In the classroom, they may need to be seated as close to the teacher as possible, and receive extra time for assignments and tests that require language processing. They are also entitled to have assistive technology (for example, being allowed to speak on a recording device instead of writing short answers on a test).

Your child should be receiving supplemental intervention beyond classroom curriculum and environment, either during school hours or with a qualified professional your district pays for outside of school hours.

And lastly, your child may require accommodations for things like homework and the number of pages they are required to read per week at home. All of these accommodations make a lot of sense, but as a parent, if you go into an IEP meeting knowing what helps many other dyslexic children, you can better advocate for accommodations for your own child.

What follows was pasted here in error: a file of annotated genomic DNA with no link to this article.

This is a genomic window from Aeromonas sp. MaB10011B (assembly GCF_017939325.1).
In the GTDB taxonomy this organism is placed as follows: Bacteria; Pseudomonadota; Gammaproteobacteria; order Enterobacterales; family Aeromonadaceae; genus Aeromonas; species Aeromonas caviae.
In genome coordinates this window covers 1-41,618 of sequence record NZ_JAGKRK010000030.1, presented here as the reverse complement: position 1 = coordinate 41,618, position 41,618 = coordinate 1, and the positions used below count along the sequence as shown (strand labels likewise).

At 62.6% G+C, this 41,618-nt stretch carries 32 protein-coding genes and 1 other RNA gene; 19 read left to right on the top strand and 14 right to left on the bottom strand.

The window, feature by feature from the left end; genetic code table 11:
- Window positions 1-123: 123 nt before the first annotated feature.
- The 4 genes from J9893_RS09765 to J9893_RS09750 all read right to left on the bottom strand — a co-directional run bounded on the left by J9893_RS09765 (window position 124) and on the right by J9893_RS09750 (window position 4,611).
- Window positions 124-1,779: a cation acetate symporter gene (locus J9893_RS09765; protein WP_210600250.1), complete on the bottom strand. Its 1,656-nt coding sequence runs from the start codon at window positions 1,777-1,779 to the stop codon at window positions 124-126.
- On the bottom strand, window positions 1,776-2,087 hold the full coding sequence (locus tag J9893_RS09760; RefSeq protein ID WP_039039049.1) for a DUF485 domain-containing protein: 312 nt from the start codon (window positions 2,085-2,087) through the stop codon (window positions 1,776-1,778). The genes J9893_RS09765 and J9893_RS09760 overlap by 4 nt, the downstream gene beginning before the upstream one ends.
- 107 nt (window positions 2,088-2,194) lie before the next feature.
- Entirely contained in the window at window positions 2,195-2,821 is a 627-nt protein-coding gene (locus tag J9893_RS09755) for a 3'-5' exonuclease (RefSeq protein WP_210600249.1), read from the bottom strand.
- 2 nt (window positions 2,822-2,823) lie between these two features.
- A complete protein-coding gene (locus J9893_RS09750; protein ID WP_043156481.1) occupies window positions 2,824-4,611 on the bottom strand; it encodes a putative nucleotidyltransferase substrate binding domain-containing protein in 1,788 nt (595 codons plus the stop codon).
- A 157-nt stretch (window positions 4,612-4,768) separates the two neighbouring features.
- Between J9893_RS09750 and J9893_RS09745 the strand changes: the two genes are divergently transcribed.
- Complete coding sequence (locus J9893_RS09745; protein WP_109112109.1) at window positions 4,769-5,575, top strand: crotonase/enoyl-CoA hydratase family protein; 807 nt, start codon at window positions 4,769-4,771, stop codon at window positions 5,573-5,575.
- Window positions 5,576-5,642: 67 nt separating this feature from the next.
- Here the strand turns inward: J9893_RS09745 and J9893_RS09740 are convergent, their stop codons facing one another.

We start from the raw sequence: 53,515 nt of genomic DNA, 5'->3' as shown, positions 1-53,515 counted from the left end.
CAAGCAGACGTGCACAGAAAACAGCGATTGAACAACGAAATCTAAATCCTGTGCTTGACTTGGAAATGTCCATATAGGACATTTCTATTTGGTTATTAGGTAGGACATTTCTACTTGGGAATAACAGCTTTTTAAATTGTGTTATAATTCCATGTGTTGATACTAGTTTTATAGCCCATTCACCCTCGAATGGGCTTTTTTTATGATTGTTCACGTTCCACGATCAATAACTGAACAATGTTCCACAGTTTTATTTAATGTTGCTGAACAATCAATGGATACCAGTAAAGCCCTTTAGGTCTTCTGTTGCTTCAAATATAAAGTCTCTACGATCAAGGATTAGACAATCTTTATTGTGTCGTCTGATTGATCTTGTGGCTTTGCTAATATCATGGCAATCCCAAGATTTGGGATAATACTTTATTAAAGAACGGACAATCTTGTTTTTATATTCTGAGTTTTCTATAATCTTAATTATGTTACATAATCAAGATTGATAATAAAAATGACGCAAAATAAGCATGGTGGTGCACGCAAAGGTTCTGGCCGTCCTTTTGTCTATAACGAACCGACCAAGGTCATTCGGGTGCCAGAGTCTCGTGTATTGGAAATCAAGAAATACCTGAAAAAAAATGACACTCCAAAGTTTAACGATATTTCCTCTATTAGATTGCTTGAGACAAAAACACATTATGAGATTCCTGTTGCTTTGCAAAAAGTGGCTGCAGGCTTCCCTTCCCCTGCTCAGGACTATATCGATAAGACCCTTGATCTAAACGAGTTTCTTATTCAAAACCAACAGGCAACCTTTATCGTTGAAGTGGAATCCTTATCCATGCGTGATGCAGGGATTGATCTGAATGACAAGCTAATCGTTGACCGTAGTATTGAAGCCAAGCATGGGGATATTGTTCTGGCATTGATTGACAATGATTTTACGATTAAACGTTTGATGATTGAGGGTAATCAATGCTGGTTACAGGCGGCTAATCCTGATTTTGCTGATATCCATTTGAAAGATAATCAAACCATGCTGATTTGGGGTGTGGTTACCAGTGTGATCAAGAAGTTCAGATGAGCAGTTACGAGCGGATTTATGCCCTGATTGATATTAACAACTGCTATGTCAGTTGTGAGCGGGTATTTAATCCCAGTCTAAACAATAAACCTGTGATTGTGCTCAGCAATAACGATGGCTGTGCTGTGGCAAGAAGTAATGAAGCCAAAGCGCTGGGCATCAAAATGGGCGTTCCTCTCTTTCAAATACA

What Ello can do for children with dyslexia

Here at Ello, we like data and evidence. And in the case of dyslexia, research shows that enough students are dealing with some degree of dyslexic tendencies that it just makes sense to incorporate evidence-based best practices for dyslexic students into instruction for all students.5 

On top of that, numerous studies show that methods for teaching dyslexic students how to read are also effective for a wide range of struggling readers, and help all children become stronger spellers and more confident readers.

So while I make the big disclaimer that Ello isn’t exclusively putting decodable books in the Ello library (more on that in another post, I promise), the way Ello assists and corrects young readers is in line with the direct, systematic, phonics- and morphology-based instruction that the research advocates.